With more and more Netflix and other movies shot in the 2:1 Univisium format, phones like the LG G6 and the S8 would embrace the up-and-coming 18:9 aspect ratio for their displays, fitting more scene in the frame, and allowing for taller, narrower devices, plus better split-screen multitasking with Nougat.
The new 18:9 aspect ratio represents LG Display’s direction on how displays should evolve, while meeting the rising trend for watching videos on smartphones.
LG got none other but the inventor of the 2:1 Univisium format on stage today
to explain why the G6
comes with a screen in this new aspect ratio. When LG announced a brand new 5.7" display panel
with the unorthodox 1440 x 2880 pixels resolution, the company's experiments with secondary displays immediately came to mind. "Oh, it's just LG being LG," some thought, "they are always doing something with modular phones or extra ticker screens like on the V-series, so that might be it." Today became clear, however, that this screen will indeed be on their G6 flagship
, and a lot of eyebrows got raised. What, a screen with an 18:9 (2:1) aspect ratio in a flagship handset? The vast majority of today's smartphone displays use the more common 16:9 ratio, which is the widespread widescreen 1:78:1 HD standard you see on your TV.
Adding fuel to the 2:1 fire, Evan Blass of @evleaks fame tipped
not long ago that the Galaxy S8
and S8 Plus displays will come with 18.5:9 aspect ratios, and we started wondering why the odd .5, and whether that means a flat 16:9 panel that is slightly curved on both sides. It might be accounting for the on-screen button strip that will allegedly be on the S8 and S8 Plus, or it could be because of the slightly rounded corners and edges, but in any case the aspect ratio for the visible flat portion of the displays will be closer to the new 2:1 standard of the G6
than the old 1.78:1 one.
142mm over 70mm flat display area? Yep, that's awfully close to the rumored Galaxy S8 18.5/9 screen aspect ratio
LG argues that the Univisium format let it fit more of these fireworks in the frame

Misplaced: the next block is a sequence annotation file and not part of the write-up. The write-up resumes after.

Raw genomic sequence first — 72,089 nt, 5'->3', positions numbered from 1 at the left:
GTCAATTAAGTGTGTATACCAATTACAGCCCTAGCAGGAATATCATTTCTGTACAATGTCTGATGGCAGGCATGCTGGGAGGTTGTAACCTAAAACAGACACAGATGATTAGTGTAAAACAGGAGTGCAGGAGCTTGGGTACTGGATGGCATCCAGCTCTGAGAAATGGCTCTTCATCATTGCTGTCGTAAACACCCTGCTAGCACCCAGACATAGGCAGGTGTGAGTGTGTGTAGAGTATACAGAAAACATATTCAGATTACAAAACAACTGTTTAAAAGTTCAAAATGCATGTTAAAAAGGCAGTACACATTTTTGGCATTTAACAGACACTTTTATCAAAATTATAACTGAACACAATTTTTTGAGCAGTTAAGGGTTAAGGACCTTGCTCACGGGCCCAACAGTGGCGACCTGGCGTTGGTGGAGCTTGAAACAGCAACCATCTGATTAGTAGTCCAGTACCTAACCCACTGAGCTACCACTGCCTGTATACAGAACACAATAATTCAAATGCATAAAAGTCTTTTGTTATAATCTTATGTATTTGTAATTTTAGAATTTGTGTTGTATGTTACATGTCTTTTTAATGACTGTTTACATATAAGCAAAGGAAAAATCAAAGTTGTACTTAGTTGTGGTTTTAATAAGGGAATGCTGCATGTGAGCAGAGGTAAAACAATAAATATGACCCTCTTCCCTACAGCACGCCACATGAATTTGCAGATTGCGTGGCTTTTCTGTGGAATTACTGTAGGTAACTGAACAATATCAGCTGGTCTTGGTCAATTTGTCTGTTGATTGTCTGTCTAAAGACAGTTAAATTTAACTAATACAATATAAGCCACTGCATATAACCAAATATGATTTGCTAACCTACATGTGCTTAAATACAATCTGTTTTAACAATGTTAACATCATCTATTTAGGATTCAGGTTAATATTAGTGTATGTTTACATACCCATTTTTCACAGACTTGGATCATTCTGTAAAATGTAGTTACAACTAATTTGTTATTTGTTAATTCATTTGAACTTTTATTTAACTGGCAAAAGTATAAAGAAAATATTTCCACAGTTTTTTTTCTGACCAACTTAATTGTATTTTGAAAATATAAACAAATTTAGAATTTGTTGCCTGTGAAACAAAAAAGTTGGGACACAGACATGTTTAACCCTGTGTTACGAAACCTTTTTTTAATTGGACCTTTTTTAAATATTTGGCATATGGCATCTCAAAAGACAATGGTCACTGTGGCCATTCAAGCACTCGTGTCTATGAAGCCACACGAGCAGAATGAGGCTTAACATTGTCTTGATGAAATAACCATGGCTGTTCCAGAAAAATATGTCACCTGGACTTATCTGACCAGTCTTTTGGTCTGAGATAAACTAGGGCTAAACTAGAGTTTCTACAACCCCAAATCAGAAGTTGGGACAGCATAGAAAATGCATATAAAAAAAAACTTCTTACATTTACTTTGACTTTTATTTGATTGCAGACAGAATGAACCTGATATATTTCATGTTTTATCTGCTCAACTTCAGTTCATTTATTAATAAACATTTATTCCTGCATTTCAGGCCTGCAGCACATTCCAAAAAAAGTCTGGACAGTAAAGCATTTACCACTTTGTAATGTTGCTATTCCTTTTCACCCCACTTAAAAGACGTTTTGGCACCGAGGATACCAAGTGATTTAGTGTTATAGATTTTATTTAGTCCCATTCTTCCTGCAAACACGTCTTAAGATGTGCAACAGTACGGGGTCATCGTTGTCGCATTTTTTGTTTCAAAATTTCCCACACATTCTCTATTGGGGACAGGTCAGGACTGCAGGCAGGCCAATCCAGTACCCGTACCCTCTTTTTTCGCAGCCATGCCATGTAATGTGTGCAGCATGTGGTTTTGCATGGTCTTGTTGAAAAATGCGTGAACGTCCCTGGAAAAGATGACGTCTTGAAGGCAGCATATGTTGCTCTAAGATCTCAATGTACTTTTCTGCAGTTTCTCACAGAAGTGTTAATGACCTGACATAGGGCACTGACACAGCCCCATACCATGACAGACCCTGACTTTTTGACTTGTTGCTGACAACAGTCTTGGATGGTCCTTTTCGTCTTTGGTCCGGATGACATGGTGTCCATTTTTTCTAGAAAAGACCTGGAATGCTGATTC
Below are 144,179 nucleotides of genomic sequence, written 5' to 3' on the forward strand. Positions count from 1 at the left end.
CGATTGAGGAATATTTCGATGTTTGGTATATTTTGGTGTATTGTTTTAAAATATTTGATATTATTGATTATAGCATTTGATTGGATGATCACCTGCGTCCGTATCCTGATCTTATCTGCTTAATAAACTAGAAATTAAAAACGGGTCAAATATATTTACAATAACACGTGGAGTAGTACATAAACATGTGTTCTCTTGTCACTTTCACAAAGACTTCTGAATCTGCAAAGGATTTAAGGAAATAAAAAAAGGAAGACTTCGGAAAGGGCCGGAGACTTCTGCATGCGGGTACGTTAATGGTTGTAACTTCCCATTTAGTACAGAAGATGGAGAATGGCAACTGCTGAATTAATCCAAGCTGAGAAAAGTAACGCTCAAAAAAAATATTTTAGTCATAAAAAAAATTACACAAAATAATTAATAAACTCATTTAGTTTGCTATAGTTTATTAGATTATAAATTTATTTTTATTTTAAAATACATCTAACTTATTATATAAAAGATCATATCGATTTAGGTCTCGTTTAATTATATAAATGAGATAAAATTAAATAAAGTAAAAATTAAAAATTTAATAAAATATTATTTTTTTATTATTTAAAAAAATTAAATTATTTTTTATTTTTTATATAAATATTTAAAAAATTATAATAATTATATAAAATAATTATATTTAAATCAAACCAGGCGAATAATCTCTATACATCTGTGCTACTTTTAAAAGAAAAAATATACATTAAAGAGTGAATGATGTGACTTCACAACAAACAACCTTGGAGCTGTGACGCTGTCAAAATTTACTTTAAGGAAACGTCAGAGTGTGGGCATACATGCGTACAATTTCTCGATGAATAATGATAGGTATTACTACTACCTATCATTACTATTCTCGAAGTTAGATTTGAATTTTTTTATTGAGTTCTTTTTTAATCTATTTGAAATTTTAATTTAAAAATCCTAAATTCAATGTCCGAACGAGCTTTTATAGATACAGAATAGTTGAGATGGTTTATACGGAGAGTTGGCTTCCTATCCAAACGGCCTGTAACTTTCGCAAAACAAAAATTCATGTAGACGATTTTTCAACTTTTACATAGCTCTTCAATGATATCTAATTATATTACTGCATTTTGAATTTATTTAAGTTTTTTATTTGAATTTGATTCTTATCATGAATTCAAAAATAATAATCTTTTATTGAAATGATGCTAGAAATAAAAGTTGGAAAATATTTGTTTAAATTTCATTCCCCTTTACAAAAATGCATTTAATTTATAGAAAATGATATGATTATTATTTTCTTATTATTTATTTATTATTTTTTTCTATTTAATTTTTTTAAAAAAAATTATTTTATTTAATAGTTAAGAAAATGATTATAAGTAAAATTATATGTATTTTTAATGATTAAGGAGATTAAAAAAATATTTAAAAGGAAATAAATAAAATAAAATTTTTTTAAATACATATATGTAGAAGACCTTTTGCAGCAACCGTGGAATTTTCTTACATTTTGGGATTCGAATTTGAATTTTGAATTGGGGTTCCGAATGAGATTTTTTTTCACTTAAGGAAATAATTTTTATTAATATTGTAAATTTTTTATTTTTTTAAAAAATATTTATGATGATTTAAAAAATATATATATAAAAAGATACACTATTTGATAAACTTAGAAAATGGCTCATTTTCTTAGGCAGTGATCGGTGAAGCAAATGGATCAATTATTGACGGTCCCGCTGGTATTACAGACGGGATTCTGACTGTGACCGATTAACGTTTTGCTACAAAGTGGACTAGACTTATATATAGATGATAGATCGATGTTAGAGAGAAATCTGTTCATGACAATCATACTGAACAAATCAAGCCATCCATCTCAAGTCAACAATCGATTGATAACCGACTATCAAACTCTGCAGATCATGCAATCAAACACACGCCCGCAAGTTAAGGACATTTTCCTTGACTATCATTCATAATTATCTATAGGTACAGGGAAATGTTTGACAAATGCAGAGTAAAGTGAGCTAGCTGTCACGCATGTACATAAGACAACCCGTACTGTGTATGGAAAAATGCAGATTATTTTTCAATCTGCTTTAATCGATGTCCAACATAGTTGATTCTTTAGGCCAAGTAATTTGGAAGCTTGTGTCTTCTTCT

Then came the question what, for Pete's sake, is the 2:1 (18:9) standard? Well, it's called Univisium, and is not widespread yet. As the name implies, it strives to unify the current widescreen 1.78:1 (16:9) HD standard, aimed at digital TV broadcasting, with the theatrical release 2.20:1 (70mm) standard of films shot for movie theaters. According to its founder, the cinematographer Vittorio Storaro, in the future all releases will boil down to those two formats, thus he proposed Univisium as closest to the mathematical average of the 2.20 (70mm) and 1.78 (HD) formats, so that no cropping or artificially keeping the action inside one rectangle would be needed while filming for any purpose.
Sounds iffy? Well, don't forget that the current widescreen 1.78:1 (16:9) standard was also coined as a mathematical average of the old 4:3 TV broadcast aspect ratio, and the legacy
CinemaScope lens one used for shooting widescreen theatrical releases at the time. Most TVs, computer, laptop and smatphone displays since 2009 have caught on to the 16:9 format, but the future might merge the last two standing formats even further into the Univisium standard. That is why the Galaxy S8 and LG G6 screens might have been coined with the futureproof, albeit unorthodox 2:1 aspect in mind. Samsung, in particular, didn't bat an eye to slap an HDR10-compliant display on the Note 7
, despite that this wide-color standard is not really widespread just yet.
New Netflix series are already shot in the Univisium format
The writing is already on the wall - blockbuster TV shows aimed at binging and streaming like Netflix's House of Cards or Amazon's Transparent are already done in the 2:1 format, and we just peeped to check how was the newest Netflix series Frontier shot - yep, in beautiful 4K, depicting the raw detail of Canadian nature, and, surprise, surprise, in 2:1 ratio.
Could this become the de facto phone screen standard going forward? That's a leap, so we'd have to hear how will Samsung and LG fare with this eventual move, but it has one more added benefit - judging from the new 2:1 G6, phones would become slightly taller, but narrower, and thus easier to use with one hand. Thanks, Univisium, if that's you.